Don’t give up your dead
"WHEN someone dies, don't pick up the phone, pick up the kettle," says Nimbin funeral celebrant Lisa Liversage.
Ms Liversage is passionate about death and dying and says there is no need to rush things once a person has died.
"Once you make that call you lose control," she said.
"There is a push to get things done quickly, it is a production line."
Instead, the family of the deceased should pause and think through what they would like to happen next. Are they ready to have the body removed from the home?
"The body can stay in the home for up to five days," Ms Liversage said.
"We give it to funeral directors to deal with, but you can be part of the death care process."
Ms Liversage, who has worked as a palliative care nurse, mortuary technician, forensic mortician, undertaker for the coroner and has qualifications in trauma and grief counselling, said the family could be involved in washing and dressing the deceased. By keeping the body at home longer the family were better able to grieve, she said.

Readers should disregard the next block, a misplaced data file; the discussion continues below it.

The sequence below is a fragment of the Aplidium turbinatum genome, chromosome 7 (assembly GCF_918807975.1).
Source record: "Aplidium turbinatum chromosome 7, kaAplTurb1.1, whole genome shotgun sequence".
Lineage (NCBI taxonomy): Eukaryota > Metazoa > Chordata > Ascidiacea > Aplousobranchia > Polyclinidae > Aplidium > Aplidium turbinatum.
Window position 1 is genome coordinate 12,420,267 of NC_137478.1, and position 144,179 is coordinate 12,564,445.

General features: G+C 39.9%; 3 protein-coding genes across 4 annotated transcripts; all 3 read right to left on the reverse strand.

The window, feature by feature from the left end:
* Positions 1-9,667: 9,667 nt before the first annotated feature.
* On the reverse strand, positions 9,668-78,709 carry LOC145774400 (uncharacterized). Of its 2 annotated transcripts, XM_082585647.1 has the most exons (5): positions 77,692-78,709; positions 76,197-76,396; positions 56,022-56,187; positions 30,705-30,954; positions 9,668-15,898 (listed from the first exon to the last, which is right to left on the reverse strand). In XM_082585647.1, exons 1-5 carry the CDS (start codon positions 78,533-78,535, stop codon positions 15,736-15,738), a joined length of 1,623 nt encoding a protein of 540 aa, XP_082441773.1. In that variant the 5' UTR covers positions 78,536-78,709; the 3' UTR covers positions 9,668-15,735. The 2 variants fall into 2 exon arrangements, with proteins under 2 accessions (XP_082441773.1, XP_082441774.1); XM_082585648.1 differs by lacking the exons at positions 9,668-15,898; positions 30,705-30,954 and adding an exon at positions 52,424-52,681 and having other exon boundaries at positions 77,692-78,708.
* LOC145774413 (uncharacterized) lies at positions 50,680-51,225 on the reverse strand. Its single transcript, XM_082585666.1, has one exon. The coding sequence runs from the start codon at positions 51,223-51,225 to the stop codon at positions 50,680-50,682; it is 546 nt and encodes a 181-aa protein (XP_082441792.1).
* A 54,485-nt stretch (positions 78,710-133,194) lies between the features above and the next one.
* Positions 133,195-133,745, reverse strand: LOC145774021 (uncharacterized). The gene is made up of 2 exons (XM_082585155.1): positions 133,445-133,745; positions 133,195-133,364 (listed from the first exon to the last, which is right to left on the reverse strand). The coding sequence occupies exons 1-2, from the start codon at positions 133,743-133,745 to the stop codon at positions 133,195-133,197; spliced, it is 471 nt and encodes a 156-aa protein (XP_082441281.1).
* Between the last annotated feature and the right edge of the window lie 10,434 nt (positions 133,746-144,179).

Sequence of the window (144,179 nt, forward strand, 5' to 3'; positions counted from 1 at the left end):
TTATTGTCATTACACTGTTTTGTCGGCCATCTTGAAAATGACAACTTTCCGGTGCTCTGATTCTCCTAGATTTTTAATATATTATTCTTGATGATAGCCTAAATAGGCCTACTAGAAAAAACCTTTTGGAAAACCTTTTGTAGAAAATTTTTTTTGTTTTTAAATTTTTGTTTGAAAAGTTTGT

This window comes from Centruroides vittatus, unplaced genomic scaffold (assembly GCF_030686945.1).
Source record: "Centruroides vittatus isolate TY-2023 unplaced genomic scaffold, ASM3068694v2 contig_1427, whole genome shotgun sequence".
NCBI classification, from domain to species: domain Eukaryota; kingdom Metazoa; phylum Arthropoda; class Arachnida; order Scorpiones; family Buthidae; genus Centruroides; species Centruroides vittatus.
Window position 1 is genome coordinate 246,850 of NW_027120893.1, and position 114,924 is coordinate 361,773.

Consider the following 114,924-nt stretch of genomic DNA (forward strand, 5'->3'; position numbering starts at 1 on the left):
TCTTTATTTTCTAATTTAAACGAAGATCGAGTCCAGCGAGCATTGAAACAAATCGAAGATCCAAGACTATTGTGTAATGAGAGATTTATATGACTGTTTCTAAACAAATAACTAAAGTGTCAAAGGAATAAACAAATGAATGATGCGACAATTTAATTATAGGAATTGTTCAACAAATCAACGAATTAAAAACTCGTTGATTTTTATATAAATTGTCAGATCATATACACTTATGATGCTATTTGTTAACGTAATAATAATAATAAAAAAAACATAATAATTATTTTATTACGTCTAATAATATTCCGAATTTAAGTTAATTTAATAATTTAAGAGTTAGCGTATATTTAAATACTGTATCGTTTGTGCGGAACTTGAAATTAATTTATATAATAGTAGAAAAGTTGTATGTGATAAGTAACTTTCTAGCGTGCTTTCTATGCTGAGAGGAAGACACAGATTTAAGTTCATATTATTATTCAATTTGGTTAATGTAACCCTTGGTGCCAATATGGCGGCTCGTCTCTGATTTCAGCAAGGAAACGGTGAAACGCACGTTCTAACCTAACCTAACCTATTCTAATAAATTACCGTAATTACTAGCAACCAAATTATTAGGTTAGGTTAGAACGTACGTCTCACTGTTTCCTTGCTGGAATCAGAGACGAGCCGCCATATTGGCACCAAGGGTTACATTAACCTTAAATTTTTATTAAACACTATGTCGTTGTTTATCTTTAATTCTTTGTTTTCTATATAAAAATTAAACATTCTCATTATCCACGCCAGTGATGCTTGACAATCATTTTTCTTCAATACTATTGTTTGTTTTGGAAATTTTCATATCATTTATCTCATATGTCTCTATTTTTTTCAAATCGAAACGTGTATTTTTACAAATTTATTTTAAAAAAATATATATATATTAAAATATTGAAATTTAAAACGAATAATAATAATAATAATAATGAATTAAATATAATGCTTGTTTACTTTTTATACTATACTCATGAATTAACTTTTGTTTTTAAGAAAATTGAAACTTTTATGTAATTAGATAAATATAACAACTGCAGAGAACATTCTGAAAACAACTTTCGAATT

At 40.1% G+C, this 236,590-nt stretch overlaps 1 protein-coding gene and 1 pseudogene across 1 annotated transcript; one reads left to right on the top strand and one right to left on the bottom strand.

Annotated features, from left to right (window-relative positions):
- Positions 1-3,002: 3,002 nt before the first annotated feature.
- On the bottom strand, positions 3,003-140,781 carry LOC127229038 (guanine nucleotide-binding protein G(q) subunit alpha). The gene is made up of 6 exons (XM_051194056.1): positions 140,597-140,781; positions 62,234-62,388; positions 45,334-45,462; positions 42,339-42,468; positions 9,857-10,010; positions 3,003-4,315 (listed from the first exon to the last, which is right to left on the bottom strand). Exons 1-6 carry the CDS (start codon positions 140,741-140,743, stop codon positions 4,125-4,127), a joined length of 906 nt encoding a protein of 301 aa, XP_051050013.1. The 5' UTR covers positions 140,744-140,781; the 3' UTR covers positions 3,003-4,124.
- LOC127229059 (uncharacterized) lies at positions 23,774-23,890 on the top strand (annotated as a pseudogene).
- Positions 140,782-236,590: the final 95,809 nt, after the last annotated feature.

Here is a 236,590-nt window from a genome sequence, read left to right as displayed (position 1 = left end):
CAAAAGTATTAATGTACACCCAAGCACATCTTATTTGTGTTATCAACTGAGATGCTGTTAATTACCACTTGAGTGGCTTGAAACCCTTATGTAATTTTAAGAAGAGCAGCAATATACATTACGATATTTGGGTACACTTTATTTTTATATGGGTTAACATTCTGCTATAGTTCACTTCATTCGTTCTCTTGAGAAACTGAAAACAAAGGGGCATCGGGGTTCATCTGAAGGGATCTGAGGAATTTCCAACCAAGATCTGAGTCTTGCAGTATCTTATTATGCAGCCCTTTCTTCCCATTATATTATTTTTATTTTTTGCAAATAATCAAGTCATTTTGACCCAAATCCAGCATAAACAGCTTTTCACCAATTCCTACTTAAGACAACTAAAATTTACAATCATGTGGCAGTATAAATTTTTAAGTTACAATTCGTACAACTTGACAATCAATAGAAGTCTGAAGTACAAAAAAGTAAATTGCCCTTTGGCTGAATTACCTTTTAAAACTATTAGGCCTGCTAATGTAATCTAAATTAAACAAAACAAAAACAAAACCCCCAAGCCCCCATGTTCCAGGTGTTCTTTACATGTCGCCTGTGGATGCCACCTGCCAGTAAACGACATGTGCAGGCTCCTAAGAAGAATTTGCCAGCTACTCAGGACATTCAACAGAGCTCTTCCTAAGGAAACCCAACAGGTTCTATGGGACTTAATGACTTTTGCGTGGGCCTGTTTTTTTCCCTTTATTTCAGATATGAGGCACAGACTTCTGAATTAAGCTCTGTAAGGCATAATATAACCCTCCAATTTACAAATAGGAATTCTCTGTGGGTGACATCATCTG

"We need to look after our own, that is what we did 80 years ago. "Death is one of the most important parts of life. We are all going to die."
Cooling blankets could be used to extend the period of time a body should be kept in the home, she said.
Ms Liversage said most funeral directors were trained to not get emotionally involved, but she took the opposite view.
"You develop a personal relationship with the family, and I always get emotionally involved," she said.
"They are trusting you with their deceased one."
"I would like to change how things are done."
Ms Liversage opened Nimbin Funeral Services five months ago, and offers chemical-free funerals and eco-friendly embalming.